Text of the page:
Global Warming Potential (GWP) of Refrigerants: Why are Particular Values Used? (post Kigali update)
Ever since the Montreal Protocol agreed to phase out hydrochlorofluorocarbons (HCFCs), there has been an increasing interest within the Protocol on climate issues. Decision XIX/6, taken in 2007, to adjust the Protocol to accelerate the phase out of HCFCs includes language to encourage the promotion of alternatives that minimise environmental impacts, in particular impacts on climate, as well as to prioritise funding for projects, inter alia, which focus on substitutes and alternatives that minimise other impacts on the environment, including on the climate, taking into account global-warming potential (GWP).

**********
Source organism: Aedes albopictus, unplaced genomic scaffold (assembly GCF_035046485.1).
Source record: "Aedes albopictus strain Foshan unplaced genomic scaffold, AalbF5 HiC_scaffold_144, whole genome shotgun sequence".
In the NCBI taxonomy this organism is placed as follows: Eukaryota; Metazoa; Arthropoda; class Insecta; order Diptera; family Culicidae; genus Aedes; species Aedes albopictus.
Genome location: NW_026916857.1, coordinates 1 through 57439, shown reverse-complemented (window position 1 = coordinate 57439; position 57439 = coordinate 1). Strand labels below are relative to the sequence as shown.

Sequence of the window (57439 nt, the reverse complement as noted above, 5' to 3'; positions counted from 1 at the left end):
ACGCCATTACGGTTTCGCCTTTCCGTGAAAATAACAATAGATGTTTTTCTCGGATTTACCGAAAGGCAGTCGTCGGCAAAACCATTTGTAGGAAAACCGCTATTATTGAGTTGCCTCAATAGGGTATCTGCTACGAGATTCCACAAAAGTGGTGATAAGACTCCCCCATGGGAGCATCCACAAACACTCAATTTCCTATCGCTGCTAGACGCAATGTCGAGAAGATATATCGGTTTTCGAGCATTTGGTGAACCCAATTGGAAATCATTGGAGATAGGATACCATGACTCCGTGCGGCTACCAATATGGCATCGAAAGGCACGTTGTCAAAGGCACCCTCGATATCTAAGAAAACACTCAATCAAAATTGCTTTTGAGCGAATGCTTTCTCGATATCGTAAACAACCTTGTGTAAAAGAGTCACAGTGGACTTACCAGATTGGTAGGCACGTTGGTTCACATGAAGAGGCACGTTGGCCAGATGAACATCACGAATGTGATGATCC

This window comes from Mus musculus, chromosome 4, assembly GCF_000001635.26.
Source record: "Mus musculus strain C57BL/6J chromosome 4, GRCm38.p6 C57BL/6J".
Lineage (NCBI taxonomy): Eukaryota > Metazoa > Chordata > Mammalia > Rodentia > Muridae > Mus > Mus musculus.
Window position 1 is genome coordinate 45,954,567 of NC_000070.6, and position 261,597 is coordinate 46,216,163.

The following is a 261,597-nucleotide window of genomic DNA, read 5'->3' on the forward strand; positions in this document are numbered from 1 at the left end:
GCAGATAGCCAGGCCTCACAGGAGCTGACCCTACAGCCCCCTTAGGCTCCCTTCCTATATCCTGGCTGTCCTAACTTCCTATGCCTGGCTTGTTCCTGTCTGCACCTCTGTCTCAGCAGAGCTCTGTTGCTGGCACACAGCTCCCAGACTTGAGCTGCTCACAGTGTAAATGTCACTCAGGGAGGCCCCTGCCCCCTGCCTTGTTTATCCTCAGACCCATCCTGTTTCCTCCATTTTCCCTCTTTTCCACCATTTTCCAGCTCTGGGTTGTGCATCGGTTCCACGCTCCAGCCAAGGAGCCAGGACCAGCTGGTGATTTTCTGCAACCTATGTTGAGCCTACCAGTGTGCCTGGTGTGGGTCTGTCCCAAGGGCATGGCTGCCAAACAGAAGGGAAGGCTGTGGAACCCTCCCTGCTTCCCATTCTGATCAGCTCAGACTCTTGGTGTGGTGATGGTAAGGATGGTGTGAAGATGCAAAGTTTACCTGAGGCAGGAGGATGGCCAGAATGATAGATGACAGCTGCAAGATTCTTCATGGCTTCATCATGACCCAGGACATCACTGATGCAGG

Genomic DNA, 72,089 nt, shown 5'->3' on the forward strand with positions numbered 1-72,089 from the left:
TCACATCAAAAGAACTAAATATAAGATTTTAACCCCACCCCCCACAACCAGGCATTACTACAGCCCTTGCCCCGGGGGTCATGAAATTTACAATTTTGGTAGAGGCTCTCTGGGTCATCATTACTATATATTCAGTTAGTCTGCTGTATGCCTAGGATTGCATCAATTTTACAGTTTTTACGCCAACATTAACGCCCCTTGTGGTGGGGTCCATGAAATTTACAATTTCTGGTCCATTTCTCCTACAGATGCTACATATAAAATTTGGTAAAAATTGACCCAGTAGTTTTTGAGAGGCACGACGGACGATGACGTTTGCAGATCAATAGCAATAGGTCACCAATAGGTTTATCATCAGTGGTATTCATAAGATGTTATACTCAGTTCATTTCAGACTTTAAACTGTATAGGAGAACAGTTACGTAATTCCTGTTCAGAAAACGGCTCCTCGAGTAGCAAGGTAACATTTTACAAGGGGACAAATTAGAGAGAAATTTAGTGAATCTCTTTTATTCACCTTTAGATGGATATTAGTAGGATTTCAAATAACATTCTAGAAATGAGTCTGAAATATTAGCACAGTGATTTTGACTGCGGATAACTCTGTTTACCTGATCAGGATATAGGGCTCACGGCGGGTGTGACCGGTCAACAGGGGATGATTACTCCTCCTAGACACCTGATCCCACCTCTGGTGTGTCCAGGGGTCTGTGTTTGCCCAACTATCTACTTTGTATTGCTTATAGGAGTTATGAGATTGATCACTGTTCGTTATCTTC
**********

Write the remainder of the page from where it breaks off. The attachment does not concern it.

In 2016, the Montreal Protocol was amended to phase-down the production and consumption of hydrofluorocarbons (HFCs) which are commonly used alternatives to ozone depleting substances.
While not ozone depleting, HFCs are greenhouse gases which can have high or very high global warming potentials.
This amendment requires a country’s consumption and production of HFCs and HCFC baseline to be expressed in CO2 equivalents (GWP-weighted tonnes). Therefore GWP values have now been assigned to each HFC and selected HCFCs and CFCs in the amended Montreal Protocol text.
In your work you may come across various GWP figures from technical experts, industry and other stakeholders which may not appear to be consistent with the Montreal Protocol ‘reporting values’. This factsheet aims to provide a brief description and some context for the different sources or different sets of GWP values.